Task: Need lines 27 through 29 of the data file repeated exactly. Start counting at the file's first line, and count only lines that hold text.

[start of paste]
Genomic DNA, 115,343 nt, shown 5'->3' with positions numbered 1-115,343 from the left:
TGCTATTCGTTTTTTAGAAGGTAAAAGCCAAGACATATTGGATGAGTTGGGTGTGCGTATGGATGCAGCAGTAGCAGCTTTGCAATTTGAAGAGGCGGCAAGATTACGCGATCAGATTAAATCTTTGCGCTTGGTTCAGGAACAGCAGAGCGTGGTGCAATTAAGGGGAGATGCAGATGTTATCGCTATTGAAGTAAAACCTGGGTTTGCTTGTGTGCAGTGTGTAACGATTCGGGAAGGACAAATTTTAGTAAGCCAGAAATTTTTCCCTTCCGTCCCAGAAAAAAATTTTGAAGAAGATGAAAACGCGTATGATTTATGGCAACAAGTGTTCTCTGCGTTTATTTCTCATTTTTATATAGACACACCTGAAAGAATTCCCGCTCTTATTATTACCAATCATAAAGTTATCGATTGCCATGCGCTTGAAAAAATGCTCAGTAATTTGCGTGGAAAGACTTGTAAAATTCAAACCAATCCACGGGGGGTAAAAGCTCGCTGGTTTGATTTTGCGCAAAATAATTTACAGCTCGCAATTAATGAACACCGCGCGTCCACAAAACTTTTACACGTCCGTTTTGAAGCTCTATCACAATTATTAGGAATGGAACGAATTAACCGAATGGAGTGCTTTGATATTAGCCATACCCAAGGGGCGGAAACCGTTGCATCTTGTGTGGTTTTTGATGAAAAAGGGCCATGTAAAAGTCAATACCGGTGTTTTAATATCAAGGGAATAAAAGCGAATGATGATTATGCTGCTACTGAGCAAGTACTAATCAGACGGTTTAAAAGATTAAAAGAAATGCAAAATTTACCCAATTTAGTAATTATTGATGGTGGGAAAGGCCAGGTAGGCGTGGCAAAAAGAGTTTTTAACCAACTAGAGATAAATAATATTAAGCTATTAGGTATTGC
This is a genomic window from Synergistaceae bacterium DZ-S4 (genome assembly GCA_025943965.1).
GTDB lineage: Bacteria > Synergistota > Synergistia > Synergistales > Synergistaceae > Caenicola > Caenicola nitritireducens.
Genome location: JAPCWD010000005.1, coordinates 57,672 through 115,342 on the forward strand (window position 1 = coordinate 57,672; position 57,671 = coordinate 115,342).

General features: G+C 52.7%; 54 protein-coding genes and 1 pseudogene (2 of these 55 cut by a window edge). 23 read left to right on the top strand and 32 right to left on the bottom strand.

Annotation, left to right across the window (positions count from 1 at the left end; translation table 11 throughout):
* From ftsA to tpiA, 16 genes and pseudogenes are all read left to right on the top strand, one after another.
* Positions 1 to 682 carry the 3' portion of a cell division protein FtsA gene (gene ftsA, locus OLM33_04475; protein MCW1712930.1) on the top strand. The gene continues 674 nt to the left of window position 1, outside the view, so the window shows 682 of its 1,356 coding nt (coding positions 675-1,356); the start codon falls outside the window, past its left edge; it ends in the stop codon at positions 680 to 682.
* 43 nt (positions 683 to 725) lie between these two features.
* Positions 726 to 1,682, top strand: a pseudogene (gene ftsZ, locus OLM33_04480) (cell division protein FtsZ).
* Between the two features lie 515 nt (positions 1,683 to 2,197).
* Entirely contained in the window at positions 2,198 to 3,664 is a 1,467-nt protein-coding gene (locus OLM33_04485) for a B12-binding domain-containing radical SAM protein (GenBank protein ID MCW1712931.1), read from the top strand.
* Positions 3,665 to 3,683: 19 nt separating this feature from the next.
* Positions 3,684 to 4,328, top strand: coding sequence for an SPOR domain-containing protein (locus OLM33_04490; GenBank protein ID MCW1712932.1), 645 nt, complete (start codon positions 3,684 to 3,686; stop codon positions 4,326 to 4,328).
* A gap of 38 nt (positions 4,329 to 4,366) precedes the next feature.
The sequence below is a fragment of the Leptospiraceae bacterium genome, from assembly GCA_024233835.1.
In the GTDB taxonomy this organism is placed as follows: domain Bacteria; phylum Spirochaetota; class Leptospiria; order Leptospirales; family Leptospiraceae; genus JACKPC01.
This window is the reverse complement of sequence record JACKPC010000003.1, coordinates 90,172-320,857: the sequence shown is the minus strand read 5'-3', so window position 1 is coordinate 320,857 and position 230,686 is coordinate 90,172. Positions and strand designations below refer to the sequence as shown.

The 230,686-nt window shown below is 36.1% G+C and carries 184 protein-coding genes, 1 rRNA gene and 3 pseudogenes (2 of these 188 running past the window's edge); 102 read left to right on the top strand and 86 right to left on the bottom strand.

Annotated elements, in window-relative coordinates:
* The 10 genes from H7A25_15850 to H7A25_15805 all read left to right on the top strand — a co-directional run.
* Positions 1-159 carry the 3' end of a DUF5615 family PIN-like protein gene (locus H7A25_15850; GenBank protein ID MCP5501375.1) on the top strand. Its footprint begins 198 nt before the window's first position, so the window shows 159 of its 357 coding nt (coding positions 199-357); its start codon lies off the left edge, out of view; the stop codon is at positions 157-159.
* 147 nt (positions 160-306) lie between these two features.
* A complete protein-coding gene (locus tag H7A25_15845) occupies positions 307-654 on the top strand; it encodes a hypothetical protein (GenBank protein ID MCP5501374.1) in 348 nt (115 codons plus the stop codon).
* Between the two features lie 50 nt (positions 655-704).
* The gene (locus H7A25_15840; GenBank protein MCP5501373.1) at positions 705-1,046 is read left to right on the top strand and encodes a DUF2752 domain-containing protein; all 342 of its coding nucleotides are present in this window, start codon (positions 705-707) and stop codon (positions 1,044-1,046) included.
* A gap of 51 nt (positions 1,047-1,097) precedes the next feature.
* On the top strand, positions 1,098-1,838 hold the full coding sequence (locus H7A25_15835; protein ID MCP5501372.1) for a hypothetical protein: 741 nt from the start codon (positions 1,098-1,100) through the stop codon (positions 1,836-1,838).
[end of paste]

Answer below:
* The gene (locus H7A25_15840; GenBank protein MCP5501373.1) at positions 705-1,046 is read left to right on the top strand and encodes a DUF2752 domain-containing protein; all 342 of its coding nucleotides are present in this window, start codon (positions 705-707) and stop codon (positions 1,044-1,046) included.
* A gap of 51 nt (positions 1,047-1,097) precedes the next feature.
* On the top strand, positions 1,098-1,838 hold the full coding sequence (locus H7A25_15835; protein ID MCP5501372.1) for a hypothetical protein: 741 nt from the start codon (positions 1,098-1,100) through the stop codon (positions 1,836-1,838).